• Bank deposits grew 13.6% up to the third week of August 2014 compared to 12.6% during the comparable period last fiscal suggesting that financial assets might once again become attractive. 
  • Equity markets touched new highs, riding on a surge in overseas inflow. After touching a record high in September 2014, the slower FII inflows in response to jitters about the fed taper led to some correction in the BSE Sensex.

 

External sector

  • After recording a strong performance of double digit growth in May and June 2014, export growth slowed down in subsequent months with a growth rate of just 2.73% in September 2014.
  • The trade balance improved in the Q1 from $33bn, down from $48bn in the comparable period in FY14. However with the slowed down exports and with the imports climbing 26% in September 2014, the trade deficit rose to an 18 month high in September 2014.
  • The slow appreciation of the rupee, combined with the uncertain recovery in the rest of the world, is likely to impact export performance in the coming months.
  • Overall, not everything is bleak on the export front. India has diversified its export basket and markets. The new Foreign Trade Policy for 2014-19 may bring in a number of new initiatives to promote exports.

 

Prices 

  • There has been some good news on the inflation front, with the retail inflation falling to 6.46% in September 2014, down from 8.59% in April l 2014 as the CPI inflation ruled below 8% for the fourth successive month.
  • The decline in food inflation from 8.6% in April 2014 to 3.52% in September 2014 has helped the softening in inflation at large.
  • Inflation based on the wholesale price index (WPI) also fell to a 59-month low of 2.38% in September 2014 , down from 5.25% in April 2014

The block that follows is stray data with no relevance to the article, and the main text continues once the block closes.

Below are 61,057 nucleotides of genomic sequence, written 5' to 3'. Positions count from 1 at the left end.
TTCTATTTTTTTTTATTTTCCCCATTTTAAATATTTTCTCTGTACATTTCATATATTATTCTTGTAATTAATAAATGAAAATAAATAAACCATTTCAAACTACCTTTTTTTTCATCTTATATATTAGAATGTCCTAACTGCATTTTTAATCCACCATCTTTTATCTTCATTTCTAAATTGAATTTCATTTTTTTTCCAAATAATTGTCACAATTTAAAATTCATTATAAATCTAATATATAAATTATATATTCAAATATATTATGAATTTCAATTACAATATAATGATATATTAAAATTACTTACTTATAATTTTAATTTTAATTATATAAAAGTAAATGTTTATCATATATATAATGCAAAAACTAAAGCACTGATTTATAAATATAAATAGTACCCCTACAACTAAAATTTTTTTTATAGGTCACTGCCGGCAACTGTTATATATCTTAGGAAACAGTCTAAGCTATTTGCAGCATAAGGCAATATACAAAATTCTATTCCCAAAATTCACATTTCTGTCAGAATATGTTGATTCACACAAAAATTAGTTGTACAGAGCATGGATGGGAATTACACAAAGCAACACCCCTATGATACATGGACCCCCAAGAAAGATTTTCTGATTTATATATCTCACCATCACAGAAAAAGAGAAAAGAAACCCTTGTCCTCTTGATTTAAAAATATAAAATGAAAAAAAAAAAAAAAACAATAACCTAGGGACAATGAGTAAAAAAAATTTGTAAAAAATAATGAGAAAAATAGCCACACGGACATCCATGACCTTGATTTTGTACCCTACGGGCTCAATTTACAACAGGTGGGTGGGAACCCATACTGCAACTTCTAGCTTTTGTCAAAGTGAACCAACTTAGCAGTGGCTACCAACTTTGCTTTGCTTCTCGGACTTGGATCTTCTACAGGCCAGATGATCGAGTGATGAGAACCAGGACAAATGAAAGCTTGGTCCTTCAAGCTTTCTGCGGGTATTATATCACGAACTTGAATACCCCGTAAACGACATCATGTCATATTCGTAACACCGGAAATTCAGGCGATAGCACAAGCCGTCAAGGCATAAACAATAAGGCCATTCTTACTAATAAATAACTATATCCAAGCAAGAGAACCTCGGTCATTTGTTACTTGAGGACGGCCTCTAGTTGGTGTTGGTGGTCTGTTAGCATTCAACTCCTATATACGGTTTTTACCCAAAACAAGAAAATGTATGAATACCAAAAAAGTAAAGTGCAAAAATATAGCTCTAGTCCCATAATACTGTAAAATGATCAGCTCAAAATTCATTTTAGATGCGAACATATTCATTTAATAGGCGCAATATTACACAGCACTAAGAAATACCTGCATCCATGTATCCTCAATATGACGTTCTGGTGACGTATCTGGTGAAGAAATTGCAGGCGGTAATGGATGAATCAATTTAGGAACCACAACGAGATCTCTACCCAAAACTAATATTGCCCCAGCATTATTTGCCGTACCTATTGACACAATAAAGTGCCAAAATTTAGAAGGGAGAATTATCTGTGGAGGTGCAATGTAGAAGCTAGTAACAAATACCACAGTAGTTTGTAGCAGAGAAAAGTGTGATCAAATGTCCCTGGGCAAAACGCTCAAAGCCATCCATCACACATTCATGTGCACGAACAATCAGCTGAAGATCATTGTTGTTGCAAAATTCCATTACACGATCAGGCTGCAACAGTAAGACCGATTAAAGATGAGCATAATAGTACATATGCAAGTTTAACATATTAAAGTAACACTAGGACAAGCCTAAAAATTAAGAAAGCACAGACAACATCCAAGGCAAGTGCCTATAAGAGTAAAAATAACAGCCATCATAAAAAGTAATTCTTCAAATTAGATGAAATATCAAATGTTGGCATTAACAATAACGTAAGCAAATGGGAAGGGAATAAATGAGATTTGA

Public Finance 

  • The first quarter GDP numbers suggest growth might be bottoming out with some ups and downs. At 5.7%, GDP growth during April- June 2014 is one percentage higher than in the comparable period last fiscal and highest in the previous nine quarters.
  • The Budget presented in June 2014 saw the fiscal deficit to GDP ratio being retained at 4.1% for FY15 while the fiscal deficit during the period April-August 2014 has touched almost 75% of the budget estimate for the entire year.
  • Non-plan expenditure has grown by little over 4% in the first five months as against 9.4% growth projected in the Budget. Food subsidies are also lower at Rs 62,000 crore during the first five months of FY15.


The Mid Year review includes two special papers on ‘Financial inclusion in India: why distinguishing between access and use has become even more important’ and ‘India’s Bilateral Trade in Services: Patterns, Determinants and the Role of Trade in Goods’, both issues of critical importance to the economy. Indira Iyer’s paper traces the development of policies that promoted financial inclusion and suggests the way forward. Seema Sangita’s paper on bilateral trade analyses the patterns and determinants of bilateral trade in services in the case of India.